Nor is it merely cultural projects that have felt the pinch. During the boom years, Spain massively expanded its transportation network, building new high-speed rail lines and opening airports in provincial capitals in the hopes of attracting low-cost carriers like Ryanair and easyJet. Whether this new infrastructure was needed seemed almost beyond the point; cities like Lleida, located just two hours' drive from Barcelona, or Ciudad Real, two hours south of Madrid, invested millions of dollars in building their own. "In the Western world today, war isn't military, it's economic," says Moix. "So during the boom you had a competition between cities to see who could capture the most weekend tourists. Whether it was sensible for every provincial capital to have its own museum or its own airport didn't really factor into the equation." Indeed, since the start of 2012 two such airports — Castellón's in the region of Valencia and Ciudad Real's in Castilla–La Mancha — have seen all their commercial flights canceled. Both airports now stand empty.

But in a year in which the Spanish economy is expected to contract 1.7%, bailout pressures are growing ever stronger, and each week seems to bring word of a new cutback, that a herd of white elephants are no longer going unremarked, especially in Valencia. Late in April, Esquerra Unida announced that, after years of trying to gain access to the region's accounts, its representative Blanco had finally seen the government's bills for the City of Arts and Sciences. The first week of May, it launched a website exposing those costs. Translated loosely as "Calatrava Bleeds You Dry," Calatravatelaclava.com site alleges that Valencia paid the famed architect €94 million ($120 million) for the City of Arts and Sciences alone (it also paid him for several other projects), and that he received preferential treatment despite the fact that he charged more than other architects. "He also avoided paying Spanish income and value-added taxes," says Blanco. "Because even though he has an office here that oversaw the construction, he billed from his office in Zurich."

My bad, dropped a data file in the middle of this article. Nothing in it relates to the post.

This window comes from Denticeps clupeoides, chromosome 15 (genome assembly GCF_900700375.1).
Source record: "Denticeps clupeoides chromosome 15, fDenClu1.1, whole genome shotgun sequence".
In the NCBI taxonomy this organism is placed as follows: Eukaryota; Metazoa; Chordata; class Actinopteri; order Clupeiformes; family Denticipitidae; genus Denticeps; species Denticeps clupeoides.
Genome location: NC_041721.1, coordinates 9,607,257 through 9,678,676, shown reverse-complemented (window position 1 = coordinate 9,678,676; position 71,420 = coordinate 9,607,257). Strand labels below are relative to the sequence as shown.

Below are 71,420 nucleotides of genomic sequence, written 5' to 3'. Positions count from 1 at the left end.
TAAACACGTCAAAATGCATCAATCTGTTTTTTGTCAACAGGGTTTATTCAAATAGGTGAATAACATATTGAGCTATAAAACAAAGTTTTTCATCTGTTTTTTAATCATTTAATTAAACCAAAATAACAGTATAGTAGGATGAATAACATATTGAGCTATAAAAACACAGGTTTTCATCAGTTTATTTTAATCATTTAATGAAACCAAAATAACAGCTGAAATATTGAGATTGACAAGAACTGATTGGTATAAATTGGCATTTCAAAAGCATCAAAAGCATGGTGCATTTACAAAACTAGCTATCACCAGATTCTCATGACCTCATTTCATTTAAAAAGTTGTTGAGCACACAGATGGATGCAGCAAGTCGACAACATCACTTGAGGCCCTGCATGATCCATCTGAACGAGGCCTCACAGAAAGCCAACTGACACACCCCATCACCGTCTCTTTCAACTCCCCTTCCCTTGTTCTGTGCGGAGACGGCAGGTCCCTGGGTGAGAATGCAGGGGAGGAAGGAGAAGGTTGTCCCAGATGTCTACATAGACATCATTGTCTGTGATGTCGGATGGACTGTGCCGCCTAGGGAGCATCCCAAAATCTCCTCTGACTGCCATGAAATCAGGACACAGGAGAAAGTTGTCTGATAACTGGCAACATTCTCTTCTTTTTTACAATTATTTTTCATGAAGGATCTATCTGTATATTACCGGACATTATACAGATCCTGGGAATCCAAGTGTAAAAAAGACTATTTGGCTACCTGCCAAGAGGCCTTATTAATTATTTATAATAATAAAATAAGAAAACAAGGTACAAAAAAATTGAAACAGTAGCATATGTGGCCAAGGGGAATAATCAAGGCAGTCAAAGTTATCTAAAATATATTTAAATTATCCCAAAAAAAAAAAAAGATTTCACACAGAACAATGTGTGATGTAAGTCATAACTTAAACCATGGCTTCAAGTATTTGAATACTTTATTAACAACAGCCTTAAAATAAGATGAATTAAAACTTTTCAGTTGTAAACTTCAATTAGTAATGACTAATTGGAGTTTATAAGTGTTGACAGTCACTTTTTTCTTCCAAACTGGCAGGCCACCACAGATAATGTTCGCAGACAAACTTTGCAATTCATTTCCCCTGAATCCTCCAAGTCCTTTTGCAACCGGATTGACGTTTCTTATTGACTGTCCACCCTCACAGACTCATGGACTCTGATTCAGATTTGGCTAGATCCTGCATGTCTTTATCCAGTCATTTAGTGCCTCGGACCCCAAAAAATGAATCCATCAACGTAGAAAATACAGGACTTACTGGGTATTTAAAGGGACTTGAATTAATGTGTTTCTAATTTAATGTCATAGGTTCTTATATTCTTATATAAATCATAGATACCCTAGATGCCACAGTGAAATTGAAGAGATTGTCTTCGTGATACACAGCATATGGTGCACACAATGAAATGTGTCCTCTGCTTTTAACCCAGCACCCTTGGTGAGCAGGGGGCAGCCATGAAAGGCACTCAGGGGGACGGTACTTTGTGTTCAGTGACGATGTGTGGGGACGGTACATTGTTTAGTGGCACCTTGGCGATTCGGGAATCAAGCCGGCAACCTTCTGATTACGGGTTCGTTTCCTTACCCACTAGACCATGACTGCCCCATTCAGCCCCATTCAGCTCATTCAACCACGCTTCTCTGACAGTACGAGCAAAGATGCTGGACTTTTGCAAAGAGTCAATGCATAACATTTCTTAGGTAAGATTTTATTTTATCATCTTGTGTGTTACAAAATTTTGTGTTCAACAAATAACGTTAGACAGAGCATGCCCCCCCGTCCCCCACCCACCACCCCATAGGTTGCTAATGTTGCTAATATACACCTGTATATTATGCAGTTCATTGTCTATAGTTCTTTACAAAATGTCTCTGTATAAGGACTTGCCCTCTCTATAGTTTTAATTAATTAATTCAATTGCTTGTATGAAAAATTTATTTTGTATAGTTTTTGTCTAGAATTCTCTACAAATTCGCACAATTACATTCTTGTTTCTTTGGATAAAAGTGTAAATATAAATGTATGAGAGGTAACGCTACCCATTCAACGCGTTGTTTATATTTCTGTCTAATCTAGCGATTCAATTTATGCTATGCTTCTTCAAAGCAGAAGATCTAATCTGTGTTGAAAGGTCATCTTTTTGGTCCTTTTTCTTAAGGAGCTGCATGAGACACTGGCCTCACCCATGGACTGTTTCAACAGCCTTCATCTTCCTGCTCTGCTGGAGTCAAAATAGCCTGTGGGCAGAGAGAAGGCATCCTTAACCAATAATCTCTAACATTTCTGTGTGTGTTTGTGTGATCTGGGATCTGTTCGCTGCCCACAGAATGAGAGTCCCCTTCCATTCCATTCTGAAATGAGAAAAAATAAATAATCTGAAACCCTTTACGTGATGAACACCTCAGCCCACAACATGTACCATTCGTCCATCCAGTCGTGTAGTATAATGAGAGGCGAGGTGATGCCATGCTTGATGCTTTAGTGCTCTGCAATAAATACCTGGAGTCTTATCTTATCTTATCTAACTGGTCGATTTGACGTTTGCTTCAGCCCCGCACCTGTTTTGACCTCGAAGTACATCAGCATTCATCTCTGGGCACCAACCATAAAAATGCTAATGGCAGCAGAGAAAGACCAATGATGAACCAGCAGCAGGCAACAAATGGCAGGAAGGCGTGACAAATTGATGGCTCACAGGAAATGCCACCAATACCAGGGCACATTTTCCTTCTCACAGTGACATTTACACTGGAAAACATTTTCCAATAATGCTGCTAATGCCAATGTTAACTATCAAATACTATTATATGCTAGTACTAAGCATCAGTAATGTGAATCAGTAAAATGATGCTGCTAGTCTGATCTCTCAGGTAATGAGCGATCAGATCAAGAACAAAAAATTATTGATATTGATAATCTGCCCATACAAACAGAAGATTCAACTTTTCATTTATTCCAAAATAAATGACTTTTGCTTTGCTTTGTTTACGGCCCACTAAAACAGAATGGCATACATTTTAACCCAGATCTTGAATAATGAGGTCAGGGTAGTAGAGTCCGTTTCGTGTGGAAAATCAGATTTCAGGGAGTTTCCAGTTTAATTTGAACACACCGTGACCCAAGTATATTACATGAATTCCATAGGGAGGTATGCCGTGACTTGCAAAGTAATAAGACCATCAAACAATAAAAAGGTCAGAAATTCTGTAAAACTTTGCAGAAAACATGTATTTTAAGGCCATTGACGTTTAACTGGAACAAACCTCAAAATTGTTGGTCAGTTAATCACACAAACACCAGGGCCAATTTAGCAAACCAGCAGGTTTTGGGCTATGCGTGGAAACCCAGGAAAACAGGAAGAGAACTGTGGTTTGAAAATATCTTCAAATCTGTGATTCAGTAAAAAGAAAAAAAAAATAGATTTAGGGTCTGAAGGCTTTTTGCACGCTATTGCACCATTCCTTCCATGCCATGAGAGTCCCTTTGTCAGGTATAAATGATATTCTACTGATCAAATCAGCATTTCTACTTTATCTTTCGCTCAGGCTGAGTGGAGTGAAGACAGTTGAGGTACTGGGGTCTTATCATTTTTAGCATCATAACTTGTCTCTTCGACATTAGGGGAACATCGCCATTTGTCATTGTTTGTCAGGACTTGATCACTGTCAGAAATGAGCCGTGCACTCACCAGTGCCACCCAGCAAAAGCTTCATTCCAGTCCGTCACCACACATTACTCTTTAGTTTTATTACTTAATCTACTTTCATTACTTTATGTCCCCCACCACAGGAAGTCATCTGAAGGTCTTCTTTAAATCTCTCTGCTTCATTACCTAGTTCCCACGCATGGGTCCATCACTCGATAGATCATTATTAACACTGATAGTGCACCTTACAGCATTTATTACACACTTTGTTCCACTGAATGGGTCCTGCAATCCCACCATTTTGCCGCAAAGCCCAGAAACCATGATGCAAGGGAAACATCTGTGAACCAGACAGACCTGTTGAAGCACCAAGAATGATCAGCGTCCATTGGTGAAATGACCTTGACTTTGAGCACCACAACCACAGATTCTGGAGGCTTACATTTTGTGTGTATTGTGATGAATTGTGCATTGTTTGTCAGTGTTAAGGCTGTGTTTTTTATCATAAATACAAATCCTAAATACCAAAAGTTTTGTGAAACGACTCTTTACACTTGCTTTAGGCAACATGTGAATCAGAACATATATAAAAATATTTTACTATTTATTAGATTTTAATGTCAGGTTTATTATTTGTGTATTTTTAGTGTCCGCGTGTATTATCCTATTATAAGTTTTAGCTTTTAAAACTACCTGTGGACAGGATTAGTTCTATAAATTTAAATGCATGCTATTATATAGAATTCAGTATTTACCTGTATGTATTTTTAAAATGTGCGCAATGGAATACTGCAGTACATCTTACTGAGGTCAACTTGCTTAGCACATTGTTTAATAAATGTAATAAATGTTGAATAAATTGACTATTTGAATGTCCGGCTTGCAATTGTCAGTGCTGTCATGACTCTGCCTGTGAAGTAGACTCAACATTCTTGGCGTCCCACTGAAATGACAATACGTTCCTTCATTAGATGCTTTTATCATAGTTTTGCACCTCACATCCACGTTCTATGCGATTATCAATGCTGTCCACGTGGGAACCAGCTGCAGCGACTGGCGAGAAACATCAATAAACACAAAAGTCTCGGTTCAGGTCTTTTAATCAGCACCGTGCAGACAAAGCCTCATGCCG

In a statement released to the press, Calatrava did not refute the amount of his billing, but noted that his accounts had been carefully audited, and that they were "from the first contract, correctly adjusted to the quality and volume of the work." In an interview with TIME, his lawyer Francisco Vega rejected the charge of impropriety. "Santiago Calatrava left Spain for Switzerland in 1975 for school, and has lived there ever since," Vega says. "He doesn't pay Spanish taxes because he doesn't live in Spain. He pays Swiss ones, which I dare say are higher." Vega is investigating the possibility of bringing charges against Esquerra Unida for defamation.

But Blanco says that the architect is not his real target. "We're not against Calatrava. We're against the politicians who allowed this kind of excess." In Valencia's case, that excess still costs an estimated $896,000 a year in maintenance and upkeep — a quantity increasingly difficult for a city that recently had to sell $635 million worth of short-term bonds at rates higher than Greece's. Perhaps that's why Lugilde's words ring true there. The journalist was speaking about Santiago de Compostela's City of Culture, but his words apply to any number of other white elephants in Spain. "People criticize it by saying it was an accident that got out of hand. But in some ways, it's the perfect monument — a monument to the bubble, and to our misuse of funds."